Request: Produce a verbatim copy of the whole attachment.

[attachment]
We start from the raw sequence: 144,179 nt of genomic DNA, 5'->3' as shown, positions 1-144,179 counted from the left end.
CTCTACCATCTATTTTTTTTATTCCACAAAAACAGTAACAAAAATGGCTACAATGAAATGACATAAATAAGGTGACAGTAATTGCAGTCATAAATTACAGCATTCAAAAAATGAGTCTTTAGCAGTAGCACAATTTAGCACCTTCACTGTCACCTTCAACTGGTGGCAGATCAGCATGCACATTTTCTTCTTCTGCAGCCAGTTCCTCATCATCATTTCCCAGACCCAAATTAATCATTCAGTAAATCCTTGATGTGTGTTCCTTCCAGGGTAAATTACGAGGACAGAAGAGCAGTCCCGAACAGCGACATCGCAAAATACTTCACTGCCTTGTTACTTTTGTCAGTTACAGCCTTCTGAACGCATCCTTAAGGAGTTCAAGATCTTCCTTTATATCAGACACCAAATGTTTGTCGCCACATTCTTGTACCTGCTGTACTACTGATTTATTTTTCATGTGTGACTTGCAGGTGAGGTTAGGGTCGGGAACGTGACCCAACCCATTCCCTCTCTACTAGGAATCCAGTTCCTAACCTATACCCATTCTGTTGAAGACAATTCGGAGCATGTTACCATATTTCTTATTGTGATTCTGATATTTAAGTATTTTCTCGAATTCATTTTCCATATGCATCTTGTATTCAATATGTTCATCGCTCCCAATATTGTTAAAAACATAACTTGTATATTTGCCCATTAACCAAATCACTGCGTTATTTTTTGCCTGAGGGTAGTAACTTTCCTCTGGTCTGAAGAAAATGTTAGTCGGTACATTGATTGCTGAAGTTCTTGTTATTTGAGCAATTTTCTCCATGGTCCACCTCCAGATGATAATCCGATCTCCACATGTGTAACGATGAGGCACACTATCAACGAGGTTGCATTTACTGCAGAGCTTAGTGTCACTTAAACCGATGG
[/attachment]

We start from the raw sequence: 144,179 nt of genomic DNA, 5'->3' as shown, positions 1-144,179 counted from the left end.
CTCTACCATCTATTTTTTTTATTCCACAAAAACAGTAACAAAAATGGCTACAATGAAATGACATAAATAAGGTGACAGTAATTGCAGTCATAAATTACAGCATTCAAAAAATGAGTCTTTAGCAGTAGCACAATTTAGCACCTTCACTGTCACCTTCAACTGGTGGCAGATCAGCATGCACATTTTCTTCTTCTGCAGCCAGTTCCTCATCATCATTTCCCAGACCCAAATTAATCATTCAGTAAATCCTTGATGTGTGTTCCTTCCAGGGTAAATTACGAGGACAGAAGAGCAGTCCCGAACAGCGACATCGCAAAATACTTCACTGCCTTGTTACTTTTGTCAGTTACAGCCTTCTGAACGCATCCTTAAGGAGTTCAAGATCTTCCTTTATATCAGACACCAAATGTTTGTCGCCACATTCTTGTACCTGCTGTACTACTGATTTATTTTTCATGTGTGACTTGCAGGTGAGGTTAGGGTCGGGAACGTGACCCAACCCATTCCCTCTCTACTAGGAATCCAGTTCCTAACCTATACCCATTCTGTTGAAGACAATTCGGAGCATGTTACCATATTTCTTATTGTGATTCTGATATTTAAGTATTTTCTCGAATTCATTTTCCATATGCATCTTGTATTCAATATGTTCATCGCTCCCAATATTGTTAAAAACATAACTTGTATATTTGCCCATTAACCAAATCACTGCGTTATTTTTTGCCTGAGGGTAGTAACTTTCCTCTGGTCTGAAGAAAATGTTAGTCGGTACATTGATTGCTGAAGTTCTTGTTATTTGAGCAATTTTCTCCATGGTCCACCTCCAGATGATAATCCGATCTCCACATGTGTAACGATGAGGCACACTATCAACGAGGTTGCATTTACTGCAGAGCTTAGTGTCACTTAAACCGATGG